-Consider this Social Qs dilemma:
When picking up takeout food at a restaurant, and being presented with the credit card bill, I leave the tip field blank, on the theory that no service was provided. Am I correct, or should I consider a minimal offering?
Jon, Montclair, N.J.
You are correct, but why not consider a teensy tip anyway? Restaurant folk work hard for the money, as Donna Summer crooned. True, no one’s ferried your plate back and forth to the kitchen, or whisked away your crumbs. Still, someone had to package your food and get it ready in time. So maybe a buck or two is in order, if you like the joint and feel like being sweet.This is a new one. Isn't the reason you tip in a restaurant not that restaurant work is hard (it is, but so are thousands of other jobs that don't get tips; the adage about how everyone ought to work in food service so as not to be bratty as a patron refers to people who had it easy their whole lives, not to retail or factory workers on a night out), but that restaurant workers get paid below minimum wage, with the expectation of tips, making it so that bad service, unless criminally so, gets 15%? If the person packaging your food is not in that category, why tip that individual (or, for all we know, the owner of the restaurant - why do we even think the tip goes to the food-packager?) and not your cashier at the supermarket, or the factory staff behind your frozen dinner?
If Jon has a guilty conscience and money to spare, so be it, I'm sure whoever receives the $2 won't complain. But the issue more seems to be that this is an ambiguous norm. I'm frequently in groups in which I'm the only American, and am constantly getting asked about how one is supposed to tip. And I'm forced to explain that I, a native of both this country and this region, have no idea. Restaurants between 15% and 20%, drinks at a bar get a dollar each, unless it's one of those $20-cocktail establishments, where evidently you're meant to tip as you would at a restaurant, but I don't know what actually goes on. I don't know why the fish shop in Chelsea Market has a tip jar, or what's supposed to justify tip jars in coffee places without seating, or in places whose "decor" consists primarily of signs admonishing you to bus your own table.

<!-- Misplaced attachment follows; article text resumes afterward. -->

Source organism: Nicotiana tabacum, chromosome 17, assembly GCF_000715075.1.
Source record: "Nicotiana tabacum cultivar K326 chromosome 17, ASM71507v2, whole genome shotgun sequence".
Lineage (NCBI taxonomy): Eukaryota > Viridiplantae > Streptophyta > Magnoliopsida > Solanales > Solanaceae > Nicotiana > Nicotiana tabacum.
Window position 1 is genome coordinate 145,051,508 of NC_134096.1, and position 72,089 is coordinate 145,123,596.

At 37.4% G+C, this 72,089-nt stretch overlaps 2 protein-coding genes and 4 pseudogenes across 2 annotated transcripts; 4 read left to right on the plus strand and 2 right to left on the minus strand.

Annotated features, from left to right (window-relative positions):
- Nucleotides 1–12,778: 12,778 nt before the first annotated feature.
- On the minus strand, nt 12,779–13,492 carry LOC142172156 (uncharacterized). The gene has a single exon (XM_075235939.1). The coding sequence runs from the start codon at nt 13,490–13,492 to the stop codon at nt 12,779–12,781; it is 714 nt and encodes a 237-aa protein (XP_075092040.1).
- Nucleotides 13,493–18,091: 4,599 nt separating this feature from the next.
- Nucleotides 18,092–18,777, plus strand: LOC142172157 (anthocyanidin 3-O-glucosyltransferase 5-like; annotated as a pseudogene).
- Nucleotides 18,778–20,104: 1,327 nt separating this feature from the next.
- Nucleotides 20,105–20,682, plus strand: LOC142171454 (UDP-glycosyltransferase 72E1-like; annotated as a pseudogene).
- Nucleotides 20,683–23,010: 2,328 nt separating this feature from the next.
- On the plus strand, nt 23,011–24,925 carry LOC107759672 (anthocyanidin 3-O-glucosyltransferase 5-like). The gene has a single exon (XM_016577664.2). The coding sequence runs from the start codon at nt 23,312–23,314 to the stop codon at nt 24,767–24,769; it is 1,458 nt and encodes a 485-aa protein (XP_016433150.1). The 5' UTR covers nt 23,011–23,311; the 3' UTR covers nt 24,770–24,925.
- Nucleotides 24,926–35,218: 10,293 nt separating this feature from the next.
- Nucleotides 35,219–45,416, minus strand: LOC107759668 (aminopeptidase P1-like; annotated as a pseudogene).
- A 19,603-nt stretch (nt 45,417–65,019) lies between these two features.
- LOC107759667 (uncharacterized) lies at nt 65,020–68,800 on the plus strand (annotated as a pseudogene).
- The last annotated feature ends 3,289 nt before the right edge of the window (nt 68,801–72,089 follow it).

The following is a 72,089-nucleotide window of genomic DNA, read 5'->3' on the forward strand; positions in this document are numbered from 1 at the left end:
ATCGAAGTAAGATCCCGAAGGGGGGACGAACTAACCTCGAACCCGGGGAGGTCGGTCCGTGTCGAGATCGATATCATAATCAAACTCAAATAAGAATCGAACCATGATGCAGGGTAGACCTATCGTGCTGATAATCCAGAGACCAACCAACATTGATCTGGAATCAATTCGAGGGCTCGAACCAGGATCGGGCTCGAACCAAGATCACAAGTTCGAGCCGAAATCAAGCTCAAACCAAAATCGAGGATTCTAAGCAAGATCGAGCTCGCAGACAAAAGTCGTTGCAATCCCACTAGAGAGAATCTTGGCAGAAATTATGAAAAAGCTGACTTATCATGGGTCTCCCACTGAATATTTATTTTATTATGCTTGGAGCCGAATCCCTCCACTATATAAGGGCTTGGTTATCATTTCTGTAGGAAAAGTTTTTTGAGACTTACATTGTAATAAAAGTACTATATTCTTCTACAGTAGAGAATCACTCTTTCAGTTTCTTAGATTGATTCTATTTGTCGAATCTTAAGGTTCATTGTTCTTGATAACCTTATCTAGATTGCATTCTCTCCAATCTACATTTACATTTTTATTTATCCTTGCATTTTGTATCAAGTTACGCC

But the takeout tip seems especially odd. Isn't tipping in a restaurant part of the theater of a night out, a tradition that's as much about an exchange of funds between customer and server as a show being put on for the other patrons? Isn't that what allowed for the new trend of people tipping a dollar or more bills in coffee shops, places where the staff are paid at least minimum wage, and where the drinks themselves are priced such that these are nearly 100% tips on each beverage? Tipping on delivery, especially in places where someone likely biked through horrendous traffic if not weather to get you your food, and where there's an expectation of tips, makes perfect sense. But I'd always assumed that the tip option at pick-up was because there's just one receipt form restaurants use, whether for takeout or restaurant service, and they have no particular incentive to remove the option. Whatever the case, I'll just add this to the list of reasons I prefer to cook at home.
-Yet another entry into the genre of parents (mothers) airing their kids' (sons') dirty laundry on the Internet. My own guess here is that the kid isn't reading because his reading is something observed and celebrated by his mother. Both of those elements make reading undesirable. The latter, obviously, because many (most?) kids don't want to do as they're told; if mom was anti-reading, this kid would probably be further along in the Rougon-Macquart cycle than I am. The former because the very point of reading-as-escapism is escapism. If mom is breathing down the kid's neck, reading over his shoulder, experiencing every sentence alongside him, even if her goal isn't to censor his literary consumption, his own imagination is less fraught. Or maybe the kid is simply growing up in the age of the Daily Mail Online, or maybe he likes staring at a wall.